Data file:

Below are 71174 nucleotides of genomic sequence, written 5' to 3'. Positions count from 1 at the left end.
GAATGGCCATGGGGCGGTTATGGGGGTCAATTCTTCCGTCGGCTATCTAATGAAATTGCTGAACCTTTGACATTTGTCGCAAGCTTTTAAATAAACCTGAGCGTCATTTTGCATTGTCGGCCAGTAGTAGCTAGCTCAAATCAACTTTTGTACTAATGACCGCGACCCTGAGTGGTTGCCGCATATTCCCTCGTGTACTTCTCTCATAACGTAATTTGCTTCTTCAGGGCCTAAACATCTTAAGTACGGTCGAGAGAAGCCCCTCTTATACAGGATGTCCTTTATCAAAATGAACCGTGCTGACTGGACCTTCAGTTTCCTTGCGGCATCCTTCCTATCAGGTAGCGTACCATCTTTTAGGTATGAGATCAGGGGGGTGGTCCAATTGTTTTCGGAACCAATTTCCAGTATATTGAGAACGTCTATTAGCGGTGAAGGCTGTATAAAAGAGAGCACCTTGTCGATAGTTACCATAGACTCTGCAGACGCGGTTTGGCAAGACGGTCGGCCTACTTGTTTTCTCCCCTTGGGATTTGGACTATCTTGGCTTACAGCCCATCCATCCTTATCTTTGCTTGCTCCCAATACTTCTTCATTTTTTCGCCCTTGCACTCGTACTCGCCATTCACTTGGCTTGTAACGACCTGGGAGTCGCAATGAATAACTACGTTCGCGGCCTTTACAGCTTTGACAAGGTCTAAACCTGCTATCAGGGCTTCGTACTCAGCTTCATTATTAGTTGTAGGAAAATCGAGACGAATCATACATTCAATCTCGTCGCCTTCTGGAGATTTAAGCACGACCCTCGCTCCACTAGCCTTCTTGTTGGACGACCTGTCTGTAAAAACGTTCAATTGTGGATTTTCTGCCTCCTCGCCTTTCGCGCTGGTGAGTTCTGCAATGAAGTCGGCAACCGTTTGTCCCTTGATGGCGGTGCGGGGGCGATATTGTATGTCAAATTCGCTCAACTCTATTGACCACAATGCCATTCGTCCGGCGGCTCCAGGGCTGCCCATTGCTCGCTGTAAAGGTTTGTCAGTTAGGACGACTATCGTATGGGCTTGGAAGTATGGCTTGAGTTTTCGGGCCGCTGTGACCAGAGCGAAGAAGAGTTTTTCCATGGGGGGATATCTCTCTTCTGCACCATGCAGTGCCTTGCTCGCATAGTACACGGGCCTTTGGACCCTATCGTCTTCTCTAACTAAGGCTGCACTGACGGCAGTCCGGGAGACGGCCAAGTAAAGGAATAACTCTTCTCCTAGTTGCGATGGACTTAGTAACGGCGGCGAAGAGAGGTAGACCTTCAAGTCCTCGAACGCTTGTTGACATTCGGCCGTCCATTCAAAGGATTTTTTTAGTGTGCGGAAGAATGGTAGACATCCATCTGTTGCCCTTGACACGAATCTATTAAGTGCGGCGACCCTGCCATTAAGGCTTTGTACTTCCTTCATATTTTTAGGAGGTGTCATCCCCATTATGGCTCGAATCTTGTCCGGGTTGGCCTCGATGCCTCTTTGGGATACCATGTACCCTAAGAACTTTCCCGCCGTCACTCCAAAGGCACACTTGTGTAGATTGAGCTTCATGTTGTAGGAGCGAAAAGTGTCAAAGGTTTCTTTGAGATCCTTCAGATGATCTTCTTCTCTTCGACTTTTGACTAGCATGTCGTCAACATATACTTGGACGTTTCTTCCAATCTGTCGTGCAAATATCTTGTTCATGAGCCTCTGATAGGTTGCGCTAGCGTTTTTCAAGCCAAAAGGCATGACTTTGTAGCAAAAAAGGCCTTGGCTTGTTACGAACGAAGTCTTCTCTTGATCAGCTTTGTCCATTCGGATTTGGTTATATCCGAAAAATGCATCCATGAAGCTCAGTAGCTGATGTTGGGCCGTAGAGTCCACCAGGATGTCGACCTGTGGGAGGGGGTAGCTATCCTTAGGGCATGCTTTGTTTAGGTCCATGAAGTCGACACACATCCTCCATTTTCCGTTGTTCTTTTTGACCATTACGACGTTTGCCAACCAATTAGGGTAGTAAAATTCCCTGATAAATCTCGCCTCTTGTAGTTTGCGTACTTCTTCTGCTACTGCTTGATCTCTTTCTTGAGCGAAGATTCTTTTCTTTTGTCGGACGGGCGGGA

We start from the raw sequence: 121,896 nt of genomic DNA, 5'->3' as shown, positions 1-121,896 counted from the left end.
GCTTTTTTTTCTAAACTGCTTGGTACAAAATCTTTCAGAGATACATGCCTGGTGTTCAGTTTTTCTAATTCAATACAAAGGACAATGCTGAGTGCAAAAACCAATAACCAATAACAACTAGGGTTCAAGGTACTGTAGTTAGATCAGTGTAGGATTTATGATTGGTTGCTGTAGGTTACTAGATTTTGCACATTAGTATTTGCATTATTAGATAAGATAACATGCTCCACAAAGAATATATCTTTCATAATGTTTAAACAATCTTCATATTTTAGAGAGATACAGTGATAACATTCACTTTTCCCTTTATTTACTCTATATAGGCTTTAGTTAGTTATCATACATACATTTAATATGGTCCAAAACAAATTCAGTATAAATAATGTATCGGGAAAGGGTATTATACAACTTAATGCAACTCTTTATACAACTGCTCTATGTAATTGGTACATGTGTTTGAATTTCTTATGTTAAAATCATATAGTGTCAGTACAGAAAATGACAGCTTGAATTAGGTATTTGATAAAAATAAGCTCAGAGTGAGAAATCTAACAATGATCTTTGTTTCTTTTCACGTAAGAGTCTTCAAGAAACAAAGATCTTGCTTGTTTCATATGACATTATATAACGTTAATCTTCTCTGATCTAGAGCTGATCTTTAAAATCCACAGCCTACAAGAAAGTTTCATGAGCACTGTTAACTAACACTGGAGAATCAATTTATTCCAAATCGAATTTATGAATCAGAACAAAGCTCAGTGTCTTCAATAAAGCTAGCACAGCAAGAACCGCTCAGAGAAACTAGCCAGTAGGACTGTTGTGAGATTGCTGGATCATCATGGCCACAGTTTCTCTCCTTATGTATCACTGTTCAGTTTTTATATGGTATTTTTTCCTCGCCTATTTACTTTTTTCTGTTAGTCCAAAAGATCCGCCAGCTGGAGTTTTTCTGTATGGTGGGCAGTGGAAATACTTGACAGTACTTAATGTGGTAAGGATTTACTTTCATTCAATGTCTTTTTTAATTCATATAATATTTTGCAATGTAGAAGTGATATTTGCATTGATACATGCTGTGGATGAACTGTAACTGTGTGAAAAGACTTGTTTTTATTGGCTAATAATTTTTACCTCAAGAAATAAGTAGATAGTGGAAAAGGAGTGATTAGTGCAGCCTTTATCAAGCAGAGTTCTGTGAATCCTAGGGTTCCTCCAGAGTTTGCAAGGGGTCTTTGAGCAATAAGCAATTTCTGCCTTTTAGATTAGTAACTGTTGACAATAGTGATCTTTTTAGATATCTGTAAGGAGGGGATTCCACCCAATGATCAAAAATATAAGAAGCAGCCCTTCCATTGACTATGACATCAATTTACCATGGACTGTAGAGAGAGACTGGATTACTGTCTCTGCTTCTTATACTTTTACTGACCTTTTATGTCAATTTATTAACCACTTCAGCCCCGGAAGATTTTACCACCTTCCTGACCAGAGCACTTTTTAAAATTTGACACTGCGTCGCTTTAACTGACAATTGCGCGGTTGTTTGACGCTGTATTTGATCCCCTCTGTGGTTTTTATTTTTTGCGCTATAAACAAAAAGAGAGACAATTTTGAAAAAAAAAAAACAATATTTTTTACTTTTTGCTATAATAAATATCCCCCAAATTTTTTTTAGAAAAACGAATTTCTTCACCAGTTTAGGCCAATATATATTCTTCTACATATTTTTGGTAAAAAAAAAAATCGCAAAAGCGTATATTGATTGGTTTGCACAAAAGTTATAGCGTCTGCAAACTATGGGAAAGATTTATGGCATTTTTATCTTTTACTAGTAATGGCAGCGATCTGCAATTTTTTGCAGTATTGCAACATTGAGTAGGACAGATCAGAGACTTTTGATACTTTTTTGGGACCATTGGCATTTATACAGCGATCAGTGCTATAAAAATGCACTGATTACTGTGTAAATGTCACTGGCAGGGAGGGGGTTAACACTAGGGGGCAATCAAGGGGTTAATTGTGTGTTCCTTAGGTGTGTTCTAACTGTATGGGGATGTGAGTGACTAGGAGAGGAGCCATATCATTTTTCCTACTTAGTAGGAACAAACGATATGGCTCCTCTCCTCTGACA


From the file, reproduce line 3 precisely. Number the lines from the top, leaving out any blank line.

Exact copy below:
We start from the raw sequence: 121,896 nt of genomic DNA, 5'->3' as shown, positions 1-121,896 counted from the left end.